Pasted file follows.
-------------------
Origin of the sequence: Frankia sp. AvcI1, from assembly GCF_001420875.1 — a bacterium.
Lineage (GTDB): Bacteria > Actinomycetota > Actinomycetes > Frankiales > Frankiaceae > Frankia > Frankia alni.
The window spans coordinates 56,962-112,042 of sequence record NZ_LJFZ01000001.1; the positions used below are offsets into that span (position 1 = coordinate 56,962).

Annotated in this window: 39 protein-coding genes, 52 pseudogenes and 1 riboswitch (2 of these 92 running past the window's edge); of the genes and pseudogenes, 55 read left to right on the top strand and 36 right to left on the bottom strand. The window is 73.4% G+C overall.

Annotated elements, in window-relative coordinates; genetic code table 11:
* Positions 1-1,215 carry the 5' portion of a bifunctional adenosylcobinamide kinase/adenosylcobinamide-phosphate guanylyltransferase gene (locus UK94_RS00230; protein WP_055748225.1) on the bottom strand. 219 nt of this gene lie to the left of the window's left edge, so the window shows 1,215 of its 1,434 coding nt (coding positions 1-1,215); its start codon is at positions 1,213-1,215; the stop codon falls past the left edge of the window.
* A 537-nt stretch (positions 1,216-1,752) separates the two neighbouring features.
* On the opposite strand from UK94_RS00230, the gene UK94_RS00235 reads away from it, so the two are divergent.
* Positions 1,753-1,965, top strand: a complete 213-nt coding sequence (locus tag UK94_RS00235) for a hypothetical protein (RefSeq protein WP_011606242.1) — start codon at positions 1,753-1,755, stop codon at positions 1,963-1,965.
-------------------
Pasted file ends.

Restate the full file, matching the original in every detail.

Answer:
Origin of the sequence: Frankia sp. AvcI1, from assembly GCF_001420875.1 — a bacterium.
Lineage (GTDB): Bacteria > Actinomycetota > Actinomycetes > Frankiales > Frankiaceae > Frankia > Frankia alni.
The window spans coordinates 56,962-112,042 of sequence record NZ_LJFZ01000001.1; the positions used below are offsets into that span (position 1 = coordinate 56,962).

Annotated in this window: 39 protein-coding genes, 52 pseudogenes and 1 riboswitch (2 of these 92 running past the window's edge); of the genes and pseudogenes, 55 read left to right on the top strand and 36 right to left on the bottom strand. The window is 73.4% G+C overall.

Annotated elements, in window-relative coordinates; genetic code table 11:
* Positions 1-1,215 carry the 5' portion of a bifunctional adenosylcobinamide kinase/adenosylcobinamide-phosphate guanylyltransferase gene (locus UK94_RS00230; protein WP_055748225.1) on the bottom strand. 219 nt of this gene lie to the left of the window's left edge, so the window shows 1,215 of its 1,434 coding nt (coding positions 1-1,215); its start codon is at positions 1,213-1,215; the stop codon falls past the left edge of the window.
* A 537-nt stretch (positions 1,216-1,752) separates the two neighbouring features.
* On the opposite strand from UK94_RS00230, the gene UK94_RS00235 reads away from it, so the two are divergent.
* Positions 1,753-1,965, top strand: a complete 213-nt coding sequence (locus tag UK94_RS00235) for a hypothetical protein (RefSeq protein WP_011606242.1) — start codon at positions 1,753-1,755, stop codon at positions 1,963-1,965.